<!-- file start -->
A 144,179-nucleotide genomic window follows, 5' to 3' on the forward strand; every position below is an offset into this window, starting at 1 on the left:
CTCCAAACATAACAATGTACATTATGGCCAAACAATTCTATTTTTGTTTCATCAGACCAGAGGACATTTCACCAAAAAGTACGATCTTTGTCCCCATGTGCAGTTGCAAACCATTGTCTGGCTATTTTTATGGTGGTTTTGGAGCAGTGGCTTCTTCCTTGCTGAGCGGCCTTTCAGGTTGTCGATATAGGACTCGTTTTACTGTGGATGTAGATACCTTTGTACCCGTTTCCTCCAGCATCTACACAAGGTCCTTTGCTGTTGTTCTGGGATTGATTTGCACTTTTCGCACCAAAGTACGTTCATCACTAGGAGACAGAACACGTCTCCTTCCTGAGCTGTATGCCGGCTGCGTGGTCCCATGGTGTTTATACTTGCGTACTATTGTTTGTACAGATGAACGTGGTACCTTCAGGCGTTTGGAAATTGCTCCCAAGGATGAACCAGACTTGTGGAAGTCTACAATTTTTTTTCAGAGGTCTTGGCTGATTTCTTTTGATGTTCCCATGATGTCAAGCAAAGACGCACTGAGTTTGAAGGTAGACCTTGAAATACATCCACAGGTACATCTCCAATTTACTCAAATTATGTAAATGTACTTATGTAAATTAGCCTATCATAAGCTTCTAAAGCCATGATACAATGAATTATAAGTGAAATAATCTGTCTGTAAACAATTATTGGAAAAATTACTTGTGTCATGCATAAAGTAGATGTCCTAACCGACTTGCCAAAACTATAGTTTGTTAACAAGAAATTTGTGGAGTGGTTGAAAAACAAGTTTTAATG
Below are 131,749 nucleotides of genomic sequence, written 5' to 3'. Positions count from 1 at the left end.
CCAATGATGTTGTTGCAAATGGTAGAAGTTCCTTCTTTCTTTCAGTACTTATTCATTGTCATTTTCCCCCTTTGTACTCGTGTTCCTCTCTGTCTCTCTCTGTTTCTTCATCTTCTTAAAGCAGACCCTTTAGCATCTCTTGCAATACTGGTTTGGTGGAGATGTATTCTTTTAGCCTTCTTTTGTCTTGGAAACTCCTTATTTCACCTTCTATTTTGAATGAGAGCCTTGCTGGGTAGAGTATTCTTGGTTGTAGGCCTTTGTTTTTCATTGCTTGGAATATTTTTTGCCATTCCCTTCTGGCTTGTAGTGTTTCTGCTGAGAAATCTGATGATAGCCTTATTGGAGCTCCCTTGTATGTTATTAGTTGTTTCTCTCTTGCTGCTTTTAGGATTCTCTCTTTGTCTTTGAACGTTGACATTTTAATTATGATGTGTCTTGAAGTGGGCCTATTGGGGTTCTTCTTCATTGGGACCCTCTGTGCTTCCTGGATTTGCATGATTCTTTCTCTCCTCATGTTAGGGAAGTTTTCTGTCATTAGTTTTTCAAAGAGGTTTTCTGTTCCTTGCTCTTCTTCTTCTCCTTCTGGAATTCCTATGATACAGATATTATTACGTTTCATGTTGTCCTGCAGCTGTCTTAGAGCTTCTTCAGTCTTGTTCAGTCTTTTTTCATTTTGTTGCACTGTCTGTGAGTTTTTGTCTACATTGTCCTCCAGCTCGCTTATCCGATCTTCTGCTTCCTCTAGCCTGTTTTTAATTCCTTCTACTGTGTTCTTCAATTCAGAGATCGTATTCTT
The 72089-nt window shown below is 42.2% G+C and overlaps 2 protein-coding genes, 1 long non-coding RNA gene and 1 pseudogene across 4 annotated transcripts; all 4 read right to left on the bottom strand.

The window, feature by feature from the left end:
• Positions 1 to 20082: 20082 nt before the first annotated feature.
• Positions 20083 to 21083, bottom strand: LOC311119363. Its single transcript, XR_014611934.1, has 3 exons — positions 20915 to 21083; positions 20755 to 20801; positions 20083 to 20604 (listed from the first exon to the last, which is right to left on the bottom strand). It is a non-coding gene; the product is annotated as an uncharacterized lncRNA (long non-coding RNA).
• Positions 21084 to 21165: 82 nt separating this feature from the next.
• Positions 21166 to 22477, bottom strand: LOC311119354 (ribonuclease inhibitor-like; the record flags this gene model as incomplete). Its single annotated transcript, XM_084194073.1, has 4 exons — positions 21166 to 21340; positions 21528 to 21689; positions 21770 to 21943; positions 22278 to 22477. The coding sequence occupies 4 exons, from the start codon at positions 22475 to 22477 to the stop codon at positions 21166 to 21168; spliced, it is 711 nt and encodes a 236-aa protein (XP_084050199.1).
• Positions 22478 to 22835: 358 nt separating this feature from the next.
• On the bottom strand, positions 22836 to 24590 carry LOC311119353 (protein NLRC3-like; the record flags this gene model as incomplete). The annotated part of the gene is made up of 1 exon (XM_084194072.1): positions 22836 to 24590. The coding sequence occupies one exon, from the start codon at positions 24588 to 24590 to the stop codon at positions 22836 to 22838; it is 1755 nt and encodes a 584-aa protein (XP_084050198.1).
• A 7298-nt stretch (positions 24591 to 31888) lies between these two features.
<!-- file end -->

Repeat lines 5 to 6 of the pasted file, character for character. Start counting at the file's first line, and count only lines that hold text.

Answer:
The 72089-nt window shown below is 42.2% G+C and overlaps 2 protein-coding genes, 1 long non-coding RNA gene and 1 pseudogene across 4 annotated transcripts; all 4 read right to left on the bottom strand.

The window, feature by feature from the left end: